Unfortunately, it’s too late for milk to completely regain the lost ground. Plant-based milks are expected to add another $1 billion to their market share by next year, whereas sales of dairy milk are expected to drop another $2 billion by 2020. According to the U.S. Department of Agriculture, more than half of U.S. dairy farms have closed since 2000, dropping from more than 83,000 to roughly 40,000.

To make matters worse, the remaining dairies will have to contend with laboratory milk, produced with modified yeast in much the same way that we make medical-grade human insulin. The Silicon Valley startup, Perfect Day, has already teamed up with Archer Daniels Midland to bring the world’s first cow-free dairy proteins to market this year.

Anyone following the fake meat saga can recognize the parallel trends.

Like the dairy industry, the hallmark of most meat producers’ reaction to this new generation of plant-based burgers and sausages has been to treat them as a small nuisance; no different from the bland, rubbery Tofurky of generations past.

In a  fashion similar to dairy, meat producers are taking up labeling and standards of identity as their primary defense. At the urging of the National Cattlemen's Beef Association, seven states have adopted or are considering a ban on marketing plant-based foods as “meat”, with several states preemptively defining lab-grown meat out of existence.

The strategy betrays a patent misunderstanding of what’s driving plant-based meat sales: The simple availability of a food that allows consumers to make what they perceive to be a healthier, more ethical choice without sacrificing taste. That perception is driven by one-sided reporting and advocacy from trade groups such as the Good Food Institute (which is, incidentally, headed by an ex-VP of PETA).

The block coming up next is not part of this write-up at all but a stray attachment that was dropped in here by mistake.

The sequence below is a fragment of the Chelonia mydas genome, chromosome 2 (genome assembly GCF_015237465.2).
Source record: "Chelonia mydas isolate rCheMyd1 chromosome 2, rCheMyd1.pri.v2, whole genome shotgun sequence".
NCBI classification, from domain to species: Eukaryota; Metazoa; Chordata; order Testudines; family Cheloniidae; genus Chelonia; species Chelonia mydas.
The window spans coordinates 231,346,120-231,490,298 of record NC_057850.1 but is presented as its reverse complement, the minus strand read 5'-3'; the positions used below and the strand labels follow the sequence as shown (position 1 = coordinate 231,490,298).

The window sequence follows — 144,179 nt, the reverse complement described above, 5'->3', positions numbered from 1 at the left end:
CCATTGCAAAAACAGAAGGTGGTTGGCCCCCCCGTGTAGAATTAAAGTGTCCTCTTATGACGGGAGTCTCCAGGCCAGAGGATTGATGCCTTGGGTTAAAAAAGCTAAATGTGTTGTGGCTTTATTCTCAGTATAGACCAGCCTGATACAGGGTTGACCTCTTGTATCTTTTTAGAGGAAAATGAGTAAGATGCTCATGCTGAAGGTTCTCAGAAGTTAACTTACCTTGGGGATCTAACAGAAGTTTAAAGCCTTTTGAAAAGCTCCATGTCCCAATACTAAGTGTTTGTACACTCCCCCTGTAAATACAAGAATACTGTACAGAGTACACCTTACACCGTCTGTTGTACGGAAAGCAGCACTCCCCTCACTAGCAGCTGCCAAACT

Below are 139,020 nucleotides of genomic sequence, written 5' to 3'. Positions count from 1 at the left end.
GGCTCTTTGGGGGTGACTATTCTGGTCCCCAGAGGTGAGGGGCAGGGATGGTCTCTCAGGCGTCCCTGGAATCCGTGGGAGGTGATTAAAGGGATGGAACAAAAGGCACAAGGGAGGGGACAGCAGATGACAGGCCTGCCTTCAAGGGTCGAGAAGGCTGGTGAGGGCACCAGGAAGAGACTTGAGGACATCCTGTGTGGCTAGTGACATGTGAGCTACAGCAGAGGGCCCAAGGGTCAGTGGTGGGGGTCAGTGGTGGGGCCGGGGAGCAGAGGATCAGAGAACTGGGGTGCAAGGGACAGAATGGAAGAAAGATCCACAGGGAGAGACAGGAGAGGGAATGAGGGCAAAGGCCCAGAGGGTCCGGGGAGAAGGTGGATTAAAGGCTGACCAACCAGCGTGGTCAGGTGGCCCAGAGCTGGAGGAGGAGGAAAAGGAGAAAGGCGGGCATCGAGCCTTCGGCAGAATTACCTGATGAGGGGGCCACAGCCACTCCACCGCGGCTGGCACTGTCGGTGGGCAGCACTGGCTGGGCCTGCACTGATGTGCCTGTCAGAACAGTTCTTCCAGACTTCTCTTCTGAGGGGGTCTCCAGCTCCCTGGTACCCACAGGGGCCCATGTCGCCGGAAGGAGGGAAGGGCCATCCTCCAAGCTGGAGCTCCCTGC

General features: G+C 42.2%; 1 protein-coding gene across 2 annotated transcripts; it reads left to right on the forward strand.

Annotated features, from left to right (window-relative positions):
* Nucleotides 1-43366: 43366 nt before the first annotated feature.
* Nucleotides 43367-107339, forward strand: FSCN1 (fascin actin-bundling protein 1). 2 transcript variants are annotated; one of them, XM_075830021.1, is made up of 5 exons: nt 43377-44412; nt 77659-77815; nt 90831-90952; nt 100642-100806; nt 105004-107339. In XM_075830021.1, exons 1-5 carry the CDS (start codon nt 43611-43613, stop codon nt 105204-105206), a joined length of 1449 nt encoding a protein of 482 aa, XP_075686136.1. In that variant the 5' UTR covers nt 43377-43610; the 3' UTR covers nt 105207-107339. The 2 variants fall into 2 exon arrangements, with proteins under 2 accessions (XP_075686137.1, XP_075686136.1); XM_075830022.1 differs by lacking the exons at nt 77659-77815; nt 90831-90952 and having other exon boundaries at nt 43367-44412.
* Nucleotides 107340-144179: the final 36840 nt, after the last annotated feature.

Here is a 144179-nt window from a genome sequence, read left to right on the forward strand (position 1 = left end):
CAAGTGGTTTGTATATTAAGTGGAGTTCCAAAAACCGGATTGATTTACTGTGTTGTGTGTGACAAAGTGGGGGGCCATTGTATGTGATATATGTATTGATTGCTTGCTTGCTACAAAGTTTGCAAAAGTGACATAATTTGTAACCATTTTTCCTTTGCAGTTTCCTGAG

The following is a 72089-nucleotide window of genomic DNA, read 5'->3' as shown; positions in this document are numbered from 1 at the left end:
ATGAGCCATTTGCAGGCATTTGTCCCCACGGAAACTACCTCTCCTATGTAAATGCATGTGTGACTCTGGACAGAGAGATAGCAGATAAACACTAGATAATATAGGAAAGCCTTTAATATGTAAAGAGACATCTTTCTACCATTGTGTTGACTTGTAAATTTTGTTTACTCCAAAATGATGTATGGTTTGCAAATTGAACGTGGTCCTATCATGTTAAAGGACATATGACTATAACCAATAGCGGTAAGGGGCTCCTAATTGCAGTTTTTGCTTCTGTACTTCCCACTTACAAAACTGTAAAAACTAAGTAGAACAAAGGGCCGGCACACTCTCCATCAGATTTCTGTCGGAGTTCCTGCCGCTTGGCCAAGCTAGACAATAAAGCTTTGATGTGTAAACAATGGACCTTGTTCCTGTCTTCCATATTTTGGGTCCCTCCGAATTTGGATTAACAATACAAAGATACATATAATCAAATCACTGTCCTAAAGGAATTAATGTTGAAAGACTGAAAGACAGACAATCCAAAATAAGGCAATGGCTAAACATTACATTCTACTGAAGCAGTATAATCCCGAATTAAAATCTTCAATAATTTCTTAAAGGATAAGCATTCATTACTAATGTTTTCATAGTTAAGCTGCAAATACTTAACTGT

Yet here, too, the plant-based options have an Achilles heel. Their heavily processed, lengthy ingredient list is out-of-step with consumer demand for whole, natural products.

Soy protein is often the favored ingredient for plant-based meat manufacturers attempting to mimic the texture of meat. However, the extrusion process through which the protein is separated from oil involves heavy processing with industrial chemicals. The final products are also very often high in salt, added sugars, and flavoring in order to make them palatable. When you consider that 69 percent of consumers prefer their food be free from artificial ingredients, plant-based foods have a clear weakness.

Right now, plant-based meat products are benefitting from an undeserved health halo. The meat industry should be broadly focused on presenting their products as value-added while marketing specifically to fake meat’s failures. For example, leading pork producers have worked to reduce the number of ingredients in their sausages and bacon--given current consumer trends, that asset should be highlighted against the lengthy ingredient list of a Beyond Sausage or Beyond Burger.

This failure to focus on countering the false health halo is one reason that will lead to a decline hitting the meat industry. Consider that plant-based food sales are up 13 to 19 percent in every U.S. census region, with the Southeast leading the pack.

If meat continues down the path traveled by dairy, the next chapter will be hard to swallow: Widespread closure of cattle farms, hog farms, and poultry farms, consolidation, and the ultimate loss of jobs and livelihoods for those working in animal agriculture. That’s not a future anyone should aspire to. And sadly it could easily be prevented.